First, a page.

It’s an experiment in which we want to find out what readers are willing to pay for. Ever since we introduced Piano, it was clear that readers are ready to pay for commentaries by well-known authors. Other than that, we still know very little about what they want. For example, we sent a reporter to the United States to follow in the footsteps of the current Slovak president Andrej Kiska, who tried to run a business there 20 years ago. For the first time, we were able to figure out – on the basis of income earned by people purchasing it online – whether it paid off.
And how did it turn out?
We made profit in the region of thousands of Euros. At the same time, it’s the first concrete answer to the question whether it actually pays off to send editors on trips abroad. This question has long been the subject of academic debates carried on until now and such trips were thrown out of the budget due to costs. Simultaneously, it shows that these days, it’s important for newspapers to have fewer high quality long articles than many short news stories, which are available everywhere.
Until now, we have basically been speaking about an online version of news. But what about paper? Will printed newspapers survive?
I think some renaissance of newsprint will come – just like with the renaissance of watches – they have basically become a matter of status. It may be similar with printed newspapers – once everyone can read them on their phone, they will – for some people – become a status symbol like Swiss watches. Before that, a fall to the bottom awaits us. And I don’t dare to estimate how deep the bottom is.
Shouldn’t we perceive the end of the era of printed dailies and perhaps newspapers in general as something that needs to be expected in capitalism and a market economy?
The problem is that newspapers have an additional function than just merely surviving in the market environment. On one hand, it can be said that the dramatic developments in media will clean the market of many unnecessary journalists. On the other though, the development can be so fast that no newspaper will survive. This is a certain flaw of capitalism, because in a global environment, you can compensate for the disappearance of, for example, an airline by another airline. In the case of a newspaper though, this can’t happen due to the language barrier. Should a Czech or Slovak newspaper vanish, a German one will not replace it.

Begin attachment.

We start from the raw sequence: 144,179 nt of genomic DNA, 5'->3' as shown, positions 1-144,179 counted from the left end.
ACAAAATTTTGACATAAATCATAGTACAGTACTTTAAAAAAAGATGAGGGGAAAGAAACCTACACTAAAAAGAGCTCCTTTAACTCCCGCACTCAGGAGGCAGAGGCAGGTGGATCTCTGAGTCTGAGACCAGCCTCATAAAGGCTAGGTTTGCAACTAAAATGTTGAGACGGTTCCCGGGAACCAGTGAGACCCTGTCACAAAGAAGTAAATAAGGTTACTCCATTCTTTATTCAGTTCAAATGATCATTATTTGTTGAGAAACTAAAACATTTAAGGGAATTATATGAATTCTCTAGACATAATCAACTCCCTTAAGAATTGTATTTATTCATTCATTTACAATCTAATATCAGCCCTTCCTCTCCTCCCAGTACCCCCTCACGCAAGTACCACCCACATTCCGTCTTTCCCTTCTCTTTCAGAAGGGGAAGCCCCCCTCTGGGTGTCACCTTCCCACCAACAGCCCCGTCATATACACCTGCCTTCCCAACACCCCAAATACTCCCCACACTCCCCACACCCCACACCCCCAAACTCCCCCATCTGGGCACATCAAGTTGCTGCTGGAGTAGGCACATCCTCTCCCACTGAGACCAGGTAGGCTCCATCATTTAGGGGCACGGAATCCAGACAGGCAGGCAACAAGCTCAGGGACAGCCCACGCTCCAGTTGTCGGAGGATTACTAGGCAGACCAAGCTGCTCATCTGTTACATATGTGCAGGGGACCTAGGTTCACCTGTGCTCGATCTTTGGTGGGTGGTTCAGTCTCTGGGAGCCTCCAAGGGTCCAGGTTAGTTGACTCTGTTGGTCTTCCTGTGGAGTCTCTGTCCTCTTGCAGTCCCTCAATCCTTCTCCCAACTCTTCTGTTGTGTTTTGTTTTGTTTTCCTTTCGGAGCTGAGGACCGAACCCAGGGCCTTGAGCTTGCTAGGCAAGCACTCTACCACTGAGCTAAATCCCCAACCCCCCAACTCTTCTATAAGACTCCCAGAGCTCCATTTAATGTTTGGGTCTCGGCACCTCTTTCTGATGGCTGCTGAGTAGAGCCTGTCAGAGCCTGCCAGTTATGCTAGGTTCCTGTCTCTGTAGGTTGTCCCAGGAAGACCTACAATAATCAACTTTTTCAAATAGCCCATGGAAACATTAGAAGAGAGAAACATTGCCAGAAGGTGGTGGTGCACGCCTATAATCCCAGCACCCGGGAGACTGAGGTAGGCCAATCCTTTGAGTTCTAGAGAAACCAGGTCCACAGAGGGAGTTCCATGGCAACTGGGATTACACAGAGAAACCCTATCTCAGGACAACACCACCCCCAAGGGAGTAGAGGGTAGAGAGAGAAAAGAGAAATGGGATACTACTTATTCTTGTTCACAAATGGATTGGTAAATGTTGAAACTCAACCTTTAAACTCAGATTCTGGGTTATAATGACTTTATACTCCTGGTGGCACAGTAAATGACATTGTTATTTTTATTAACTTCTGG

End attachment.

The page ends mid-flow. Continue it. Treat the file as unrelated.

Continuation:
Is this a real threat?
Yes. It’s already happened in the United States – in some large cities, all local newspapers have disappeared. And the results of that are beginning to be felt. Americans claim that a clear relation between the existence of newspapers in a certain city and a level of corruption exists. The function of a newspaper doesn’t just lie in that it is read by people. – They serve as an important source of information – for example about corruption cases – for television news.
During the 1990’s, Czech newspapers concentrated heavily on high readership so much that they turned yellow. Are we not paying a price for not having – in Central Europe in general – raised readers of quality content?
Increasing readership – and the number of clicks on websites – made sense economically because that was the way to increase advertising revenue. But then came Google and Facebook, where most advertising has been moving in the digital era and suddenly, higher readership of a news website doesn’t guarantee higher ad revenue.
How come Piano has not been successful in the Czech Republic, while for example in Poland, it worked?
Simply said, Czech publishers still believe that advertising revenue from websites can grow and therefore they are not urgently forced to look for a solution to making online news readers pay for content. In the case of Poland, the key was the market leader Gazeta Wyborcza’s strategic decision to go the Piano way and others then followed. There is no such leader on the Czech market.
Piano’s payment system is expanding and – with the purchase of the American competition – recently gained 630 clients. The company now has more information about reader behaviour in the world. What does the analysis of this data say?
The biggest value of Piano lies in the fact that its clients – newspaper publishers – experiment in various ways and we can analyse what works and what does not. We can then advise other clients what steps to take, which type of content to charge for and so forth.
So what is an online reader like? What has Piano concluded?
A paying reader is much more loyal – not only are the more loyal ones the first ones to pay, but when they finally do it, they actually read more. The second significant piece of knowledge learned is that very often, readers appreciate and find value in things that journalists frequently look down on and don’t consider “real work” – things like press reviews, summaries, graphs, tables, etc.
You have travelled the world because of Piano and have met hundreds of newspaper publishers. Can you somehow summarize their state of mind?